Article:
Contesting a will with a no contest clause.

Robert Ray

 

 

 

Most wills have a no-contest clause in them. These no contest clauses are also called in terrorem clauses. I have described these here. Many people ask if these no contest clauses mean that they can’t contest a will. The answer to that question is no.

Courts are reluctant to enforce these clauses because of the chilling effect they have on legitimate claims that the will being contested is not the will of the testator. Imagine a situation where a person has gained undue influence over the testator who then makes a will leaving little to his family and benefiting the person exerting the undue influence. If the family receives anything under the will, they will be afraid that they will lose what little they have if they contest the will. It’s for this reason that courts are reluctant to enforce these clauses. The legislature also passed a law making these provisions void if the person contesting the will did so in good faith and with just cause. Under that law, even if a contestant loses the will contest, he won’t be denied his inheritance set out in the unsuccessfully challenged will if the court or jury finds he was contesting the will in good faith and with just cause. Of course, if someone is contesting a will without good faith and just cause, the courts may enforce the no-contest clause. There are very few cases where the courts have enforced these provisions although there are some.

You can find more information here.

I have created a podcast about no-contest clauses in a will. You can find it here.

UPDATES

There are new cases all the time that clarify or change the law on inheritance disputes. Keep up-to-date by subscribing to our blog.

'

Subscribe

Recent Posts

What can go wrong if you represent yourself – part 2

What can go wrong if you represent yourself – part 2

Representing yourself in court I have written before about what can go wrong when representing yourself in court. Look at this post and this one. The law refers to you as a pro se litigant. Many people ask about representing themselves in court. They also want to know...

Problems filing in the wrong court

Problems filing in the wrong court

What happens if you miss-file your claims When a case or claim is filed in the wrong court, you may lose your claim without being heard. If your case is dismissed after the statute of limitations has run, you are out of luck no matter how good your claim was....

What can go wrong if you represent yourself – part 1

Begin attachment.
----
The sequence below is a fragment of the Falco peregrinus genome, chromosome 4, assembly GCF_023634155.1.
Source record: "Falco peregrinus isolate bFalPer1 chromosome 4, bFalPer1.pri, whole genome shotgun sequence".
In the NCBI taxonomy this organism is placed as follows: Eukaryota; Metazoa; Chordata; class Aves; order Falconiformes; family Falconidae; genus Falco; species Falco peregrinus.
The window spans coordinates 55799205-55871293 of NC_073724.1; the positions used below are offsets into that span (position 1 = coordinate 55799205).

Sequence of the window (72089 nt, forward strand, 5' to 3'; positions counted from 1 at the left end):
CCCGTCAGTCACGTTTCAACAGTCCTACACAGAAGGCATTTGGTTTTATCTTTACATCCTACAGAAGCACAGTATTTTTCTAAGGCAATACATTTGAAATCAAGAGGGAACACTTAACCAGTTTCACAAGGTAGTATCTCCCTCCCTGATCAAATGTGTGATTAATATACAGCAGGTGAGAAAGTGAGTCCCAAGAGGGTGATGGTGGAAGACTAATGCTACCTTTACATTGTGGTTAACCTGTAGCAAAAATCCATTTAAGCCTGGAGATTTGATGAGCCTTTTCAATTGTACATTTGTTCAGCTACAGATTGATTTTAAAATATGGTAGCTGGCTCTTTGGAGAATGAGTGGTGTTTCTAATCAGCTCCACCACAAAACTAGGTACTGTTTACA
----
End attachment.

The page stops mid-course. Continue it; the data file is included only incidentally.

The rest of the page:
What can go wrong if you represent yourself – part 1

Contesting a will in Texas and representing yourself Representing yourself in a Texas will contest is like operating on yourself. Can you do it? Yes. Is it safe to do it? No. Necessary Disclaimer: Do not take, or refrain from taking, any action based on what you read....

Removal Suits May be Subject to the Texas Anti-SLAPP, TCPA Law

Removal Suits May be Subject to the Texas Anti-SLAPP, TCPA Law

Problems with Removal of Trustee or Executor Trustees and executors are fiduciaries and owe duties to the beneficiaries of the trust or estate that they are in charge of. If they breach those duties, they can be removed. The Texas Anti-SLAPP, TCPA, law was established...

Learn the First Step in Contesting a Will in Texas

The first thing that you must do in Texas when you have an idea that you may be contesting a will is to contact a Texas attorney and you should contact the lawyer as soon as possible. Since contesting a will is litigation, you need to contact a lawyer who is familiar...

Learn How to Successfully Contest a Will in Texas

First Thing The first thing that you must do when you have an idea that you may be challenging a will is to contact a Texas attorney and you should contact the lawyer as soon as possible. Since contesting a will is litigation, you need to contact a lawyer who is...

Can I contest a will without an attorney

Will contests are litigation cases. They are complicated because the Rules of Evidence and the Rules of Civil Procedure must be observed. A judge is under a legal obligation not to favor one party over the other so (s)he will not be able to tell you what to do or when...

The Author

Robert Ray

Robert Ray handles inheritance disputes of all kinds. He takes cases throughout Texas.
© Copyright 2022 | All Rights Reserved.

Pin It on Pinterest

Share This